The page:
The how & why
- The highest risk category is fast bowlers under the age of 24. Their skeleton is not yet matured and muscles often lack the required strength
- The key factors increasing the susceptibility to Lumbar stress injuries are age, technique and workload (number of balls bowled)
- Playing a high number of consecutive games or training with high bowling workloads can increase risk of injury.
- Junior cricket does include bowling restrictions with respect to amount of rest time between bowling spells withthe specific aim of not overloading young bodies!
What to look out for
- Low back pain on both sides or one side during bowling, after games or the following day
- Low back spasms with activity
- Lack of power in running or in bowling delivery
- Referred pain into glutes/legs or up back that doesn’t settle within an hour after playing (may or may not bepresent)
What to do
- Consult a sports physiotherapist or sports doctor for correct assessment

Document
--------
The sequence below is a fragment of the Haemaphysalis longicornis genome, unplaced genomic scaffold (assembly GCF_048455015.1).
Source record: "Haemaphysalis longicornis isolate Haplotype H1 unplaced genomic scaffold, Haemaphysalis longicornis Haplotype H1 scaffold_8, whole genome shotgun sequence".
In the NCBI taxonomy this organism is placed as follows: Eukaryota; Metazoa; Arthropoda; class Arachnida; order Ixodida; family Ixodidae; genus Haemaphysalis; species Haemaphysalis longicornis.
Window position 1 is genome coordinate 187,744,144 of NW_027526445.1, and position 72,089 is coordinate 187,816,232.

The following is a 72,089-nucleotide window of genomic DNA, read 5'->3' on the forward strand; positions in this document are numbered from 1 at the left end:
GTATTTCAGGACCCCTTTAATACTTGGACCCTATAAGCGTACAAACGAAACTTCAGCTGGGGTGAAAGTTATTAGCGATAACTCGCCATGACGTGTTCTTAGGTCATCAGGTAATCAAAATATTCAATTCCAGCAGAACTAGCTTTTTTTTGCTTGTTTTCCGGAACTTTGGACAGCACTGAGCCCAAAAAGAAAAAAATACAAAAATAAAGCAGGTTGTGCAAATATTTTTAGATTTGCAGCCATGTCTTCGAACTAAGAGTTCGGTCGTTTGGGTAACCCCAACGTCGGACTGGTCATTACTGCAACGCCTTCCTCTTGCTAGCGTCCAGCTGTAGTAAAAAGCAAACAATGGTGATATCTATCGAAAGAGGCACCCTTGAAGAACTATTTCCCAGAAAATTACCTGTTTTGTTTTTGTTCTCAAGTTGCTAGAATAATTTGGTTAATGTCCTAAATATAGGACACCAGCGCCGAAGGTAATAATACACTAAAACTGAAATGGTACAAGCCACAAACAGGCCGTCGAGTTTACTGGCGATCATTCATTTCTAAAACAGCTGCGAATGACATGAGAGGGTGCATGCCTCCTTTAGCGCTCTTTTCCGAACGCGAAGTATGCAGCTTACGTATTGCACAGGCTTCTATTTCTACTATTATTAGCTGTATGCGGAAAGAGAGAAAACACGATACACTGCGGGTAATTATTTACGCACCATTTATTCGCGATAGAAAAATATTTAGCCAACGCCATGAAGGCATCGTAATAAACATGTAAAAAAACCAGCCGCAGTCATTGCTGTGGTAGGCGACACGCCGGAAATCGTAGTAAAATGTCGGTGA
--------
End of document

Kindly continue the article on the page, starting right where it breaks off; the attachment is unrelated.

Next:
- Stress fractures require a significant amount of rest from the aggravating activity in addition to rehabilitation forprogressively strengthening the body to cope with the demands of the sport.
- Whilst age is not changeable, technique & workload are. The best time to work on building a good bowling technique is whilst the player is still developing
- Bowling workload ;
– should be built gradually over a number of weeks in the lead up to games starting
– maintained at a level equivalent to the amount required in a game.
- Sudden increases in bowling load should be avoided, a steady progression should be undertaken.
- Monitor the total number of balls bowled at trainings and games to avoid overload
- Replicate game type load at cricket training
- Cricket screening can be used to identify risk factors and set up an injury prevention strengthening program
Leisa Stringer, WSC Sports Physio